Position Your Sales Team For Growth

A lot of what goes into successful selling is fulfilling a customer’s needs.

Mig welding on a positioner

Mig welding on a positioner

Distributor salespeople are always looking for ways to increase their sales. They’d sure like to ink that next big gas contract, sell a ton of filler metals or outfit a customer with a few dozen new high-tech power sources, but these opportunities don’t come along every day.

Scouting around a customer’s operation may reveal work being performed that cries out for specialized equipment that will help increase production and improve quality.

Circular Joining Processes
Many fabricating shops and manufacturing plants join pipe and tubing. These operations are found in industries related to aircraft components, fire suppression systems, HVAC equipment, hydraulic components, refineries, distilling equipment and power generation among others.

Joining pipe or tube (and this includes related elbows, tees and flanges) is a circular type of welding process. Welding a flange to a piece of pipe entails tacking the two pieces together. Now what? You can lay the work piece down on a grounded welding table and slowly roll it while welding the joint, or clamp the flange to the table and walk around the piece while running a bead. This may be an acceptable method for a few pieces, but it will soon wear out a welder on longer production runs and compromise weld quality. You should be on the lookout for customers who may be struggling with this situation.

The answer to this dilemma is to rotate the work piece for the welder, and this can be done easily with off-the-shelf welding positioners and turntables. There are several companies that manufacture this type of equipment. These machines are generally rated by their weight-carrying capacity and range anywhere from 50 pounds on up to the really big boys that can handle a freight car. The purpose of this article is to discuss the smaller, bench top machines that would be of most use in the typical fab shop.

Spec’ing the Proper Machine
Basic machines typically have a flat base with no tilting capability built in. This may suit your customer’s needs most of the time. If he needs to rotate a part on an angle, he can devise a simple angle plate on which to mount his turntable. If your customer welds a wide variety of assemblies, you may want to recommend a machine with tilting capabilities and that should be at least 90 degrees. This will definitely add cost to the unit, but quicker set up changes will defray that cost over time.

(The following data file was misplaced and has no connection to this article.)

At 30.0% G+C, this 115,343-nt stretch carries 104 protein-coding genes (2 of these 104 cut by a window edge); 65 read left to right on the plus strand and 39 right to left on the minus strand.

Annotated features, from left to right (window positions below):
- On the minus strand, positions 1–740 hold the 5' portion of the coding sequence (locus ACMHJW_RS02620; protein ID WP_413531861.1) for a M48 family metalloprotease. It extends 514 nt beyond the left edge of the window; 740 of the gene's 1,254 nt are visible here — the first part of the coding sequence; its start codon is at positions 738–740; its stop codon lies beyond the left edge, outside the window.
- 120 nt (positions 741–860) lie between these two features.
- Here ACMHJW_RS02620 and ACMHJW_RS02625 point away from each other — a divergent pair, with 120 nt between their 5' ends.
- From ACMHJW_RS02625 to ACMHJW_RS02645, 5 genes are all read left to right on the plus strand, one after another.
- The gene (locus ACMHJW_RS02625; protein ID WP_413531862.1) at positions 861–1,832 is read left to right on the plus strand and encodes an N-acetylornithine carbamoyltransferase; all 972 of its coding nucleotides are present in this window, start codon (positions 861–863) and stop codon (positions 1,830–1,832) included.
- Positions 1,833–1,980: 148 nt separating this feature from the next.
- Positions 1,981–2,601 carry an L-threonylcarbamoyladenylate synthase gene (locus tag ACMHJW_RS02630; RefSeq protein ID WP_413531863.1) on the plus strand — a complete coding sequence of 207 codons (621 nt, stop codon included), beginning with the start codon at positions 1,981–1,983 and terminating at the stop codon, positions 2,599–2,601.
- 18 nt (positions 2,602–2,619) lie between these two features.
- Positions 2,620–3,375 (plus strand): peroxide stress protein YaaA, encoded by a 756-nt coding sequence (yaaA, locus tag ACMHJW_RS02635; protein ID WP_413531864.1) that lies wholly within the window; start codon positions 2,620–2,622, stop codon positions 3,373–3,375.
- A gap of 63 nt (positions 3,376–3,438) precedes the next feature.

A major consideration for recommending a particular positioner is, of course, the weight of the assembly to be welded. Your customer must also understand that weight has to include the weight of the fixture that will hold the assembly in place during the welding operation. Positioner manufacturers rate their machines for loads placed on the machine with the worktable in the horizontal position and centered over the spindle shaft. Off center, or out of balance loads, will affect the carrying capacity of any positioner. This condition is worsened when a load is tilted. Out of balance loads can be balanced with a dummy weight attached to the work-holding fixture. Tall parts, when tilted, especially to the horizontal, put a strain on the positioner and should be supported by some sort of steady rest.

Welding positioners are powered by either AC or DC motors and rotate the table via a gear train or V belts. DC drives generally deliver more torque at low motor speeds. Table speeds are variable and may have a reverse rotation feature. Speed range (expressed in RPMs) is an important consideration in recommending a machine. The larger the diameter of the part to be welded, the slower the positioner has to run (and vice versa). Here’s a handy formula you can use to determine the RPM needed to weld a particular part: Ascertain the arc travel speed (expressed in inches per minute) needed to weld the assembly. Now, divide that number by the circumference of the part (again, in inches). The resultant number will equal revolutions per minute.

Critical welds may require “back purging” the inside of the pipe or tube assembly during the welding cycle. Machines with a hollow shaft and the appropriate fittings route shielding gas into the underside of the part.

A lot of what goes into successful selling is fulfilling a customer’s needs. Keep your eyes open the next time you’re on your customer’s shop floor. He may just need a welding positioner.

Gases and Welding Distributors Association
Keith Honhart Meet the Author
Keith Honhart is vice president of Atlas Welding Accessories, headquartered in Troy, Michigan, and on the Web at www.atlaswelding.com.